23 Apr 2024

This content is tagged as Creative NZ .


New Zealanders and the arts covers
Auckland Philharmonia Orchestra, Requiem, Photography by Andi Crown on behalf of Auckland Arts Festival 2022. (image supplied).

New Zealanders are increasingly going to and taking part in the arts. This engagement is accompanied by increasingly positive attitudes about the benefits the arts bring to individuals, society, and the economy. 

The positive trends are clear in the results of Creative New Zealand’s 2023 research survey New Zealanders and the Arts—Ko Aotearoa me ōna Toi. The survey has been done every three years since 2005, meaning the seventh set of results show trends over time.  

“The increase in positive attitudes is striking, with more New Zealanders agreeing that the arts help improve New Zealand society, define who we are as New Zealanders, and contribute positively to our economy,” David Pannett, Senior Manager, Strategy & Engagement says. “We also saw increased agreement with the statement that the arts should receive public funding, and that their local councils should support the arts.” 

“The results show that more New Zealanders feel a personal connection to the arts and see the value of the arts for their mental health and wellbeing. Arts participation is at its highest level since the survey began in 2005. At the same time, we can see that barriers to attendance and participation remain and there are opportunities to improve accessibility to the arts,” says Pannett.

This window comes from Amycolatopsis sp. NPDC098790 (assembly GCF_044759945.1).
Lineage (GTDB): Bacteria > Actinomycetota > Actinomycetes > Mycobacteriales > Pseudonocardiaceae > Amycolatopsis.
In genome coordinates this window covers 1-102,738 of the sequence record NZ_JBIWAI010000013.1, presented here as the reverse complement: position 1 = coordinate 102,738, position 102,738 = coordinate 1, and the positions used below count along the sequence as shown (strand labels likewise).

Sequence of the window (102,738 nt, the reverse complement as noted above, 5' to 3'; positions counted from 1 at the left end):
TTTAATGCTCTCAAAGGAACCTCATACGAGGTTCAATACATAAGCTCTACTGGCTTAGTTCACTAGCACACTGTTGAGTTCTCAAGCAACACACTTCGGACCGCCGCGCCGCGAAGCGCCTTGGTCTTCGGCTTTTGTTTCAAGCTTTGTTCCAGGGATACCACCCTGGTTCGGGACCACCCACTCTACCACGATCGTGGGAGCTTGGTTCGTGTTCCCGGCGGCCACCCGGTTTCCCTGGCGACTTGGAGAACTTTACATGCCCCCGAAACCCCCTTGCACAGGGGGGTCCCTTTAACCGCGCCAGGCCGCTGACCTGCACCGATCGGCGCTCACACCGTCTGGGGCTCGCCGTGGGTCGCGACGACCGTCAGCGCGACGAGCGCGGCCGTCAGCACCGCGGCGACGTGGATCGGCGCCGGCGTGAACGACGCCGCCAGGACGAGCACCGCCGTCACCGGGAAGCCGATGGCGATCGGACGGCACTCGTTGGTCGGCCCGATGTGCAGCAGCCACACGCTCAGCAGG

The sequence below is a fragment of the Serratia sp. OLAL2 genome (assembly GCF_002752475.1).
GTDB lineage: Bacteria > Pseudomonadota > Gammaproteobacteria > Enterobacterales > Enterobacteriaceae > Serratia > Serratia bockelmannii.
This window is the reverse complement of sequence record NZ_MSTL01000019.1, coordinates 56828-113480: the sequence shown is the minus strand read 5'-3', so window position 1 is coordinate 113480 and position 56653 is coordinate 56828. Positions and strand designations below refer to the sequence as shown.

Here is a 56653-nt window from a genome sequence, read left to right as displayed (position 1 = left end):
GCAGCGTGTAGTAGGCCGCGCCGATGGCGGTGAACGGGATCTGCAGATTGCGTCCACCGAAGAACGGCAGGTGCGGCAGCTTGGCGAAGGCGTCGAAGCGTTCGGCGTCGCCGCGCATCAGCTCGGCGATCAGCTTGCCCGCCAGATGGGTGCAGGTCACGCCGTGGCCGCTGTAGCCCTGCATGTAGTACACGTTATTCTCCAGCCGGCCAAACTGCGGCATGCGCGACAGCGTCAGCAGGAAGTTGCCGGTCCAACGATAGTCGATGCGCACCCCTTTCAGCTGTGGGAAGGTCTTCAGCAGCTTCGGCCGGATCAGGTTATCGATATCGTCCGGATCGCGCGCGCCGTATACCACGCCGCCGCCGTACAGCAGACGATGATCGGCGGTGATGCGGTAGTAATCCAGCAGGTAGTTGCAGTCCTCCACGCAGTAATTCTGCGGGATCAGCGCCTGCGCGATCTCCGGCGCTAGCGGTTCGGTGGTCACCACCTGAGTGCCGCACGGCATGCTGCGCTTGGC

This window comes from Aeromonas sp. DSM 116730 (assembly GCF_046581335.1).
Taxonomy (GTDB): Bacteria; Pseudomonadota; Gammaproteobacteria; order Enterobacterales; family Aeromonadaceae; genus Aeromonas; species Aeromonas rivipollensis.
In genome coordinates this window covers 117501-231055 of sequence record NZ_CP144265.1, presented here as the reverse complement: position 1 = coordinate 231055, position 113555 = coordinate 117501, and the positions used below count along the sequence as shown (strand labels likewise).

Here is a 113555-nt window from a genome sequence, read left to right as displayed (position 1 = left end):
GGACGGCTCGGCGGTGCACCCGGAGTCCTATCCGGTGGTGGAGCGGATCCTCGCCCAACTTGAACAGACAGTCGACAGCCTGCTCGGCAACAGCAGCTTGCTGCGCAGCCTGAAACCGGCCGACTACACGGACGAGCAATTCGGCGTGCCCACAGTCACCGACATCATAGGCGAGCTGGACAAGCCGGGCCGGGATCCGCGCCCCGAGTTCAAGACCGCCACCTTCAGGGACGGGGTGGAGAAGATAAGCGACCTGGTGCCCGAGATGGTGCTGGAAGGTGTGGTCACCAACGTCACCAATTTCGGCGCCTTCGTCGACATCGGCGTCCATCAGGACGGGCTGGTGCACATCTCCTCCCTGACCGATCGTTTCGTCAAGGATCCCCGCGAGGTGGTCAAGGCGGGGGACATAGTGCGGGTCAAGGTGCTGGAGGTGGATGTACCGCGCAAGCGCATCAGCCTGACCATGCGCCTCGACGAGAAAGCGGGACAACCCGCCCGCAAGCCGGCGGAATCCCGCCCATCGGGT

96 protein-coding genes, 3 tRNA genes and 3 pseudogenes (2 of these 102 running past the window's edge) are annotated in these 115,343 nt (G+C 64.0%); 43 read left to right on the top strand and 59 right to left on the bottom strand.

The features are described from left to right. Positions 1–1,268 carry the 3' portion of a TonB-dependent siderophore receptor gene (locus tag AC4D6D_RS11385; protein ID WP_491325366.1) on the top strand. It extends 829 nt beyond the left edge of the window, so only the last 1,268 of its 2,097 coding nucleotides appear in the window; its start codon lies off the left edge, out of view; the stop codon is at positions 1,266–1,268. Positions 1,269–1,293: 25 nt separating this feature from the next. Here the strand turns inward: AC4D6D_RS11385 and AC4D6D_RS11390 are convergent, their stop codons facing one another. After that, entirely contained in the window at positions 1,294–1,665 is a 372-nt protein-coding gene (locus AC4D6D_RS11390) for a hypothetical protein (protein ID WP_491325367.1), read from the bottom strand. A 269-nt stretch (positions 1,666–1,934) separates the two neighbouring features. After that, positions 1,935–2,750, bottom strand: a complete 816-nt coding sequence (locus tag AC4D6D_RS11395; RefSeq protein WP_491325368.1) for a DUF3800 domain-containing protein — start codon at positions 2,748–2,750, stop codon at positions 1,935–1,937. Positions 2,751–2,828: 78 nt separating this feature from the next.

“Our goal in continuing this long-term survey is to provide arts communities with evidence to support their advocacy for the value of the arts. The 2023 results provide that,” says Pannett.  

Creative New Zealand engages independent research organisation Verian research (formerly Kantar Public) to do the survey and report on the findings.  

The scale of the survey means the results can be reported at regional level and by specific demographic groups. Later in the year, Creative New Zealand will release reports on responses from Māori, Pasifika, Deaf and disabled, and Asian New Zealanders. There are also 13 regional reports and two city reports, as well as accessible formats of the Summary report.  

The first reports to be released are: 

  • Survey findings for adult New Zealanders (15+) 
  • Survey findings for young New Zealanders (10–14) 
  • Summary report  
  • Plain English large print  

Download the first reports and see the topline results on our website

Media contact: 

Dinah Vincent
Communications Manager
Mob: 027 463 5835